The Wolfpacker

September 2013

The Wolfpacker: An Independent Magazine Covering NC State Sports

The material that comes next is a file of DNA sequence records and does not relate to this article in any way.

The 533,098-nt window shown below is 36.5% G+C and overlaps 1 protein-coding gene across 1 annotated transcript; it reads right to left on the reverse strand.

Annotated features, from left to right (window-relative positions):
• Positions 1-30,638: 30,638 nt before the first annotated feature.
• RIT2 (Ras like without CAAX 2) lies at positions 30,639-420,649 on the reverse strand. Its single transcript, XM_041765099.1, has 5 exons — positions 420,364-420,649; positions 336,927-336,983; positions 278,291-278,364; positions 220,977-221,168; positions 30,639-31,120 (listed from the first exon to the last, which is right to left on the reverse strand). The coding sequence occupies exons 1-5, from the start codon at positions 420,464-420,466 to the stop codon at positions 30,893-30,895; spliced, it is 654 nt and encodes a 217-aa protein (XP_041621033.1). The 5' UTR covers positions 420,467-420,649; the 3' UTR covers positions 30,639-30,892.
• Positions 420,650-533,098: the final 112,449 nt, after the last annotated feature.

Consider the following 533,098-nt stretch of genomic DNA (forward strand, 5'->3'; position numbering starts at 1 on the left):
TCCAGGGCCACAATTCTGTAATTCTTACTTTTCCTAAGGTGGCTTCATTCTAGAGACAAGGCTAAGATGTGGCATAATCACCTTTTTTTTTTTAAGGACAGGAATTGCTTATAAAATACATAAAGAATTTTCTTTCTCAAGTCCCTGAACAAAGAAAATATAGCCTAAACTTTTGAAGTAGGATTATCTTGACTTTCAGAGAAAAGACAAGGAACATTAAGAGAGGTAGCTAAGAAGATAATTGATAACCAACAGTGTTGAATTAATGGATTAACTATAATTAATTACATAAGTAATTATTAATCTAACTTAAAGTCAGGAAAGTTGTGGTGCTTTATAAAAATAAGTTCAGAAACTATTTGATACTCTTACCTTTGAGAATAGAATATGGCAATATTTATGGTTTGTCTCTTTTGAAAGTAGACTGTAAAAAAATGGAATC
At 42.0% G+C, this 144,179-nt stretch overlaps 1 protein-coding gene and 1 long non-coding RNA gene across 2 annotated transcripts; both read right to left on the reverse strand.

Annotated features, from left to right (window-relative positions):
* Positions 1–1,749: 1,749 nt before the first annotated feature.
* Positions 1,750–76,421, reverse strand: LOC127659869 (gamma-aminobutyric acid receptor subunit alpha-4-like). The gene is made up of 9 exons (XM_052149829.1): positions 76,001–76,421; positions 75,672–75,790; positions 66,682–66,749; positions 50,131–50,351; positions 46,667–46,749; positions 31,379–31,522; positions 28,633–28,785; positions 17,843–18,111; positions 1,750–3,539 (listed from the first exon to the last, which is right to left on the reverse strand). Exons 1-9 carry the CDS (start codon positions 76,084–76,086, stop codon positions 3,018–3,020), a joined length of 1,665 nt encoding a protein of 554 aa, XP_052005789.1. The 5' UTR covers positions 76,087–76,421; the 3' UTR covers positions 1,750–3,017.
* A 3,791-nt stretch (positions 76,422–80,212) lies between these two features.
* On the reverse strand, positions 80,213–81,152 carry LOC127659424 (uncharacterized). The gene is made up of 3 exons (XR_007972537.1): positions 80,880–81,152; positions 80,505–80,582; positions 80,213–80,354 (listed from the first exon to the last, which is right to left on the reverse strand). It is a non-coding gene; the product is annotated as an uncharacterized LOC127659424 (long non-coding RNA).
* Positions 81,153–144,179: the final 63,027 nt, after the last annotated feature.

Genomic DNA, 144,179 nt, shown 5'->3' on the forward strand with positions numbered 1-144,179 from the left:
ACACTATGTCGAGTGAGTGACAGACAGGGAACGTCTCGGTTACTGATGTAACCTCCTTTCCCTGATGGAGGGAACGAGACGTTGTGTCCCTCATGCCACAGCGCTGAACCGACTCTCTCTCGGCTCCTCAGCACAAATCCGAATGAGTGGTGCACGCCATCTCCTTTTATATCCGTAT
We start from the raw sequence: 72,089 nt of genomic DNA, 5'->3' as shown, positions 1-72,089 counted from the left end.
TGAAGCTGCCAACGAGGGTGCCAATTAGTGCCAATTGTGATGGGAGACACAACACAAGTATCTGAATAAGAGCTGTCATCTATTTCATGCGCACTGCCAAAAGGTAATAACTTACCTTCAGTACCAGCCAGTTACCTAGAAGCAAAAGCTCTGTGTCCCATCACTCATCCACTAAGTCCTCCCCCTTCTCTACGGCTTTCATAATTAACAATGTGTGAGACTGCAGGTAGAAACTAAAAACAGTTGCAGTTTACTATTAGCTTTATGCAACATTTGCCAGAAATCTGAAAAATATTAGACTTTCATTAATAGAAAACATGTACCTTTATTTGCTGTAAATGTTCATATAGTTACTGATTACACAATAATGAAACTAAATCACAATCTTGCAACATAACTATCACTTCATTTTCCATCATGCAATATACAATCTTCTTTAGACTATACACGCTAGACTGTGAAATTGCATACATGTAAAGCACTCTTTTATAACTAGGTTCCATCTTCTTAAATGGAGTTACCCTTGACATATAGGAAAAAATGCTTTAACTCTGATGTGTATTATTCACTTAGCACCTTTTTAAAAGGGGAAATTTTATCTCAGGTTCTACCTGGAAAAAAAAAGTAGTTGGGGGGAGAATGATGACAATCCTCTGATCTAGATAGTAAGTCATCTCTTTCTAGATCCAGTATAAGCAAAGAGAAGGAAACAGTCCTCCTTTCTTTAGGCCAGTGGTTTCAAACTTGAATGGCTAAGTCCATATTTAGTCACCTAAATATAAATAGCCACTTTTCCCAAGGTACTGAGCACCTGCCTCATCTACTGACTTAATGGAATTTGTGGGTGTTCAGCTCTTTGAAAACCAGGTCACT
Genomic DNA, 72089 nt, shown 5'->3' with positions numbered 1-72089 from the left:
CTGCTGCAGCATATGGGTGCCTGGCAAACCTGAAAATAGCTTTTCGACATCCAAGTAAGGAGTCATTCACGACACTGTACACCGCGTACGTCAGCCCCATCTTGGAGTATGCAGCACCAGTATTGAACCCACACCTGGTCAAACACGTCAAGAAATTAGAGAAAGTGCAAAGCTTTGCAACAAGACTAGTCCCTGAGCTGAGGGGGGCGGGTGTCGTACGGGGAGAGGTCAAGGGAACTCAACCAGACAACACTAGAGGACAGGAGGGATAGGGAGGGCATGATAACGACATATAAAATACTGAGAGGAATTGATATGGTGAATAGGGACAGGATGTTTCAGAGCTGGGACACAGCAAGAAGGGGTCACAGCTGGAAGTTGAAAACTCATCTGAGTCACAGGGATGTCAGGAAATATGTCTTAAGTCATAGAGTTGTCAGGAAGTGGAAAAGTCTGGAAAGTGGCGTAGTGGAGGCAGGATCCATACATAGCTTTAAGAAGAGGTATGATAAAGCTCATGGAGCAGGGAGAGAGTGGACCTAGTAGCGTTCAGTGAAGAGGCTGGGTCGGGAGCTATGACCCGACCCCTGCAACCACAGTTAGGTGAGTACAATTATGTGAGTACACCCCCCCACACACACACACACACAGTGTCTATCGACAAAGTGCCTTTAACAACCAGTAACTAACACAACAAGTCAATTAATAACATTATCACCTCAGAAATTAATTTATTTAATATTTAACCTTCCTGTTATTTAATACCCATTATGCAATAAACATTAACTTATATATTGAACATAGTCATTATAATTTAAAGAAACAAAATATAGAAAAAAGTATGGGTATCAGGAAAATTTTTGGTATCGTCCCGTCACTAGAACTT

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■ pack perspective Quarterback Battles Are Not Uncommon In Pack History By Tim Peeler irst-year NC State head coach Dave Doeren has no problem challenging the old football adage that if you have two starting quarterbacks you actually have none. With transfers Brandon Mitchell and Pete Thomas fighting it out until opening day for the starting job, Doeren is heading into his inaugural season with the Wolfpack just like Mike O'Cain did back in 1993, when the first-year coach had to choose between veteran junior Geoff Bender, sophomore Terry Harvey and possible newcomer Trot Nixon, a highly regarded two-way player from Wilmington's New Hanover High School who was slated to enroll in classes in the fall of 1993. For O'Cain's first two seasons, he had both Harvey and Bender — roommates and best friends — at the ready to step in and compete for the Wolfpack. In 1994, two-sport star Harvey earned the starting job, but Bender took over against Clemson and Western Carolina after Harvey suffered a concussion, and at Georgia Tech when Harvey was ineffective. The Pack went to postseason bowl games both years, beating Mississippi State at the Peach Bowl in 1994 and losing to Michigan at the Hall of Fame Bowl in 1993. It's just one of the many instances during that era when the team's identity wasn't solely tied to the quarterback position. Still, for many years now, from Jamie Barnette to Mike Glennon, the name of the game has been to build a program around the talents of the person calling signals. That won't be and can't be the case this year, because neither Mitchell nor Thomas have ever taken a snap in an NC State uniform and have never executed a play called by offensive coordinator Matt Canada. "This is going to be a team effort this year," said Harvey, who has remained in the Triangle and close to the program since his playing days and has grown close to Doeren in the new coach's brief time with the Wolfpack. "The team identity then was never entirely focused on the quarterback. "There were times, especially under Coach [Dick] Sheridan, that he traded quarterbacks based on the physical characteristics of the player and what the team needed on any given play. And he was successful doing that." During his six-year tenure, Sheridan, who was O'Cain's predecessor, had no qualms about opening up the QB position, prior to and during the season. Sheridan inherited an ACC Player of the Year candidate in Erik Kramer in his inaugural year, but for the next six seasons, no one was truly set under center. F The competition between redshirt junior Pete Thomas (above) and fifth-year senior Brandon Mitchell will go down to the start of the season, and both could still see action this fall. photo by ken martin In 1987, Sheridan used a combination of Preston Poag and Shane Montgomery, albeit during the worst season (4-7) of his coaching career. Poag, Montgomery and freshman Charles Davenport shared the position at times during the 1988 season, when the Wolfpack rebounded with an 8-3-1 record. Montgomery owned the position by himself in 1989, while Poag punted and Davenport redshirted and redshirt freshman Terry Jordan was in reserve. In 1990, Jordan and Davenport shared the position, with newcomer Geoff Bender in reserve. Jordan won the starting job in 1991, but his season ended when he suffered a broken arm in the fourth game. Bender stepped in and was the starter for five games until he separated his shoulder. Harvey, a true freshman, stepped in to finish the regular season. Jordan returned under center for his senior year in 1992. Bender again stepped in when Jordan was injured and the two ended up splitting the quarterback duties throughout the season, while Harvey redshirted. The Pack went to bowl games in six of Sheridan's seven seasons as head coach, even though the only times he had a set starter going into the season were with Kramer in 1986 and Montgomery in 1989. During his days as a coordinator, O'Cain had a wealth of talent at the position he played while at Clemson in the 1970s. He also had the record-setting Barnette in his final four years as the Pack's head coach. Chuck Amato obviously struck gold with Philip Rivers, who started for an NCAArecord 51 straight games over his four-year career, but there was never really a successor. Both Jay Davis and Marcus Stone were recruited to take over the spot, but neither developed into the college quarterback that Amato needed to build on Rivers' foundation. In his last season, Amato turned to Daniel Evans, the son of former Wolfpack signalcaller and punter Johnny Evans. Evans was the starter for Tom O'Brien's first season in 2006, but by the next year O'Brien opened up the position to five different players. Russell Wilson eventually won that battle — beating out eventual successor Glennon — and started for three years until he departed for Wisconsin, when O'Brien opened up the position to get two seasons out of Glennon. One of the first questions presented to Doeren when he was hired last December was about his future quarterback. Thomas had chosen to transfer from Colorado State prior to last season to play in O'Brien's system, and he still has two years remaining. Doeren also inherited little-used sophomore Manny Stocker from last year's team, and recruited two newcomers in February, Florida transfer Jacoby Brissette, who will sit out this year under NCAA transfer guidelines, and Bryant Shirreffs, who will redshirt. After Thomas and Stocker challenged each other throughout the spring in Canada's fast-paced offensive system, Doeren found another option in Mitchell, who had played both quarterback and wide receiver last year at Arkansas. Heading into the opener against Louisiana Tech, Doeren was down to two choices, Thomas and Mitchell, and he vowed not to reveal the winner of the position until game day. But as some of the coaches who came before him proved, you can be successful with multiple players at the most important position on the field. "It's similar to what we had a couple of times when I played in that we don't have much of an idea what we have at the quarterback position because none of us have ever seen these guys play," Harvey said. "But the team doesn't have to be defined by that one position. There will be people who raise their heads up and stars that will shine, because frankly no one knows a lot about this team yet. "Everyone has everything to prove and nothing to lose." ■ You may contact Tim Peeler at 94  ■  the wolfpacker 94.Pack Perspective.indd 94 8/23/13 12:56 PM